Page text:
When Lucy Honeychurch and chaperone Charlotte Bartlett find themselves in Florence with rooms without views, fellow guests Mr Emerson and son George step in to remedy the situation. Meeting...
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An impoverished woman who has been forced to choose between a privileged life with her wealthy aunt and her journalist lover, befriends an American heiress. When she discovers the heiress is attracted to her own lover and is dying, she sees a chance to have both the privileged life she cannot give up and the lover she cannot live without.
Helena Bonham Carter,
It's the Edwardian era. The Honeychurches - Marian Honeychurch and her two just of age children Lucy Honeychurch and Freddy Honeychurch - are a carefree and fun-loving family that live in ... See full summary »
A mute woman along with her young daughter, and her prized piano, are sent to 1850s New Zealand for an arranged marriage to a wealthy landowner, and she's soon lusted after by a local worker on the plantation.
When Lucy Honeychurch and chaperone Charlotte Bartlett find themselves in Florence with rooms without views, fellow guests Mr Emerson and son George step in to remedy the situation. Meeting the Emersons could change Lucy's life forever but, once back in England, how will her experiences in Tuscany affect her marriage plans? Written by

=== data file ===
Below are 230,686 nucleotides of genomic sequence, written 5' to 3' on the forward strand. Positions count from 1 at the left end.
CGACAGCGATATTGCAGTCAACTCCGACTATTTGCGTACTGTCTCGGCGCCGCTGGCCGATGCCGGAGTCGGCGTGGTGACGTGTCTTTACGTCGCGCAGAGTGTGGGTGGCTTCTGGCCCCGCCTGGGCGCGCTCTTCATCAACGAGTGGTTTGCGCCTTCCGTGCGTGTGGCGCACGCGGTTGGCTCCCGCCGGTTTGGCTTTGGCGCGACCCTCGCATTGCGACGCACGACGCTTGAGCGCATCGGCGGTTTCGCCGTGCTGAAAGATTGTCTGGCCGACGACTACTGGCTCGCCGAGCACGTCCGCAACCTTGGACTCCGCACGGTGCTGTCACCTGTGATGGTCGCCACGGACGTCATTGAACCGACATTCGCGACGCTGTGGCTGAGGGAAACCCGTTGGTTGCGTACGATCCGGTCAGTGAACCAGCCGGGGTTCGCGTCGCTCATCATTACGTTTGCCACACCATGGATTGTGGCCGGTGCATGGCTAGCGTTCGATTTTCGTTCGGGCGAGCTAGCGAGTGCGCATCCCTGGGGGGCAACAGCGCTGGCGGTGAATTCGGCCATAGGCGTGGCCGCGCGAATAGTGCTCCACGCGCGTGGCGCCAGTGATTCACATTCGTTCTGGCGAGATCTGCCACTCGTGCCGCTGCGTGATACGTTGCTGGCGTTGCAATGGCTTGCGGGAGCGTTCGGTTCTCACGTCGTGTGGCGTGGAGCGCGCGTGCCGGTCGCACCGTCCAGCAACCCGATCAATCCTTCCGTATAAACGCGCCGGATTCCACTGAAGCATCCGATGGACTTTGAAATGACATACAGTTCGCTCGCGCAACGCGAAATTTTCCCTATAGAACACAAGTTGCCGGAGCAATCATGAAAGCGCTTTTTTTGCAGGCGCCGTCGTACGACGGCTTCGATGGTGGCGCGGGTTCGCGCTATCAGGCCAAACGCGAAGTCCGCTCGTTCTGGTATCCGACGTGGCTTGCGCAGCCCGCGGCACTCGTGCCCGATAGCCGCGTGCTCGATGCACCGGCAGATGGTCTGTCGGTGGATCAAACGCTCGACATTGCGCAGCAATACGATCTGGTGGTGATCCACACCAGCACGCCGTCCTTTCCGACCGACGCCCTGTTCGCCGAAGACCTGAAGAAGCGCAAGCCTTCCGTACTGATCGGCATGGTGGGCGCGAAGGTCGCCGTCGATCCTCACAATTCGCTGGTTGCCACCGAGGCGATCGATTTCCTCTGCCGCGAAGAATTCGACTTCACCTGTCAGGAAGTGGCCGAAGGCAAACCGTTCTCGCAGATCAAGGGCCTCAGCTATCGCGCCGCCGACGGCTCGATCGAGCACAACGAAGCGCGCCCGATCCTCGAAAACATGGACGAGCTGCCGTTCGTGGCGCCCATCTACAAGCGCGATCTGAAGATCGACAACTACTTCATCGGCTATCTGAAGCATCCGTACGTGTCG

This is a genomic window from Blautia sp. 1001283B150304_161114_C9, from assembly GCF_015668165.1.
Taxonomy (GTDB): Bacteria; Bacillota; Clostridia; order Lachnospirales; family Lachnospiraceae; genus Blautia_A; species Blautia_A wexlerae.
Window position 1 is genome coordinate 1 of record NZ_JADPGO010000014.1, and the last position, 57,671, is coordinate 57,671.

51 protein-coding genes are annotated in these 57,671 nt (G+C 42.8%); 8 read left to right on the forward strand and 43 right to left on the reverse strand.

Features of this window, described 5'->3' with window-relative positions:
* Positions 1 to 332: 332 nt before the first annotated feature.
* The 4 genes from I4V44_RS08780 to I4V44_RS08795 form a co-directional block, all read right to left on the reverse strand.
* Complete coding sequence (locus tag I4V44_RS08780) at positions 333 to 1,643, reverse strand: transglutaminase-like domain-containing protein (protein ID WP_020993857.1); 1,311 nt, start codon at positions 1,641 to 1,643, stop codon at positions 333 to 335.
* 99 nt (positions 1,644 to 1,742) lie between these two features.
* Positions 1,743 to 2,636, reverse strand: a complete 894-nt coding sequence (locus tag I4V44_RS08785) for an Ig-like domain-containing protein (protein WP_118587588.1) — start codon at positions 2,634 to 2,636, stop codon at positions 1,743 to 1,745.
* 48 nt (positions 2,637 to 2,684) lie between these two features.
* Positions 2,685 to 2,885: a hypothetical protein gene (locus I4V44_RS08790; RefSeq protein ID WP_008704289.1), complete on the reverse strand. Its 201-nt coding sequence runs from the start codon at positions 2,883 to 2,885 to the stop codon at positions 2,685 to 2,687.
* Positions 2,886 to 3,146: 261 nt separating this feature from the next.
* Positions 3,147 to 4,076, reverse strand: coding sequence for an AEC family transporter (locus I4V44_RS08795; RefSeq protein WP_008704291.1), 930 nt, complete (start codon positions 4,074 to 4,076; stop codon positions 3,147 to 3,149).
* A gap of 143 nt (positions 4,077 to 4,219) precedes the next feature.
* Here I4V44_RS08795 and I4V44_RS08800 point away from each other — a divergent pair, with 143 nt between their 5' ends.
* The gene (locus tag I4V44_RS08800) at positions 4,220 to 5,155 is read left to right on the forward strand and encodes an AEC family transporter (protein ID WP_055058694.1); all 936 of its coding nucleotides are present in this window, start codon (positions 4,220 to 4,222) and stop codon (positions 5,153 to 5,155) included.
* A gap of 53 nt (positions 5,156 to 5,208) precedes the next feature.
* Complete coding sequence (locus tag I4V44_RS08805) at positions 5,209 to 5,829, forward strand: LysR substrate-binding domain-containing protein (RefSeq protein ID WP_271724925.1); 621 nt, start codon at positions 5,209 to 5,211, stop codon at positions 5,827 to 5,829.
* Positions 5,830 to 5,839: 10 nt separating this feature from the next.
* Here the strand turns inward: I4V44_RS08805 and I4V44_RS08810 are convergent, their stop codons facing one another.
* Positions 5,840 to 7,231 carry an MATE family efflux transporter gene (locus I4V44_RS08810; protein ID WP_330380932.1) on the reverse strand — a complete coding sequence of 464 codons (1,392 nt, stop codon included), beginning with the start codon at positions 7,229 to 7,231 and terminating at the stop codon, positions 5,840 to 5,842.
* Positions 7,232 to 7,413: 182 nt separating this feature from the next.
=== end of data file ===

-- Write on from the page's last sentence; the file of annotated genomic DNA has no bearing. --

During the process leading up to placing trade ads for the Oscar nominations, Daniel Day-Lewis made it known he was not interested in campaigning for an Oscar nomination. As a result the production company concentrated on promoting Denholm Elliott in the supporting actor category. Elliott was enthusiastic in participating in the process and eventually won an Oscar nomination. See more »
The very highlight of the soundtrack is Puccini's beautiful aria "O mio babbino caro", from the opera Gianni Schicci - even though the story is set in the Edwardian era (very early years of 20th century) and the opera in question wasn't premiered until 1918. See more »
This is not at all what we were led to expect.
I thought we were going to see the Arno.
The signora distinctly wrote, South rooms, with a view and close together, instead of which she has given us North rooms without a view and a long way apart.
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Although I've seen it many times, I stumbled upon it on TMC the other night, and although it was late, absolutely HAD to watch it all again. Maybe I should buy my own copy???
Daniel Day-Lewis is the most 'sublime' and although he was offered the role that went to Julian Sands, he chose Cecil. And his acting speaks quiet volumes when Lucy has refused him and before going up to his bedroom, sits on the stair and calmly puts on his shoes.
The music, the scenery, and the period feel of the entire movie is just so perfect. So no wonder I didn't go to sleep, even though I've seen the movie 30+ times. It's just that good!! Denhom Elliot must also be mentioned - it was once said of him "don't ever get in a scene with him or a cute animal because nobody will pay attention to the other 'star'.
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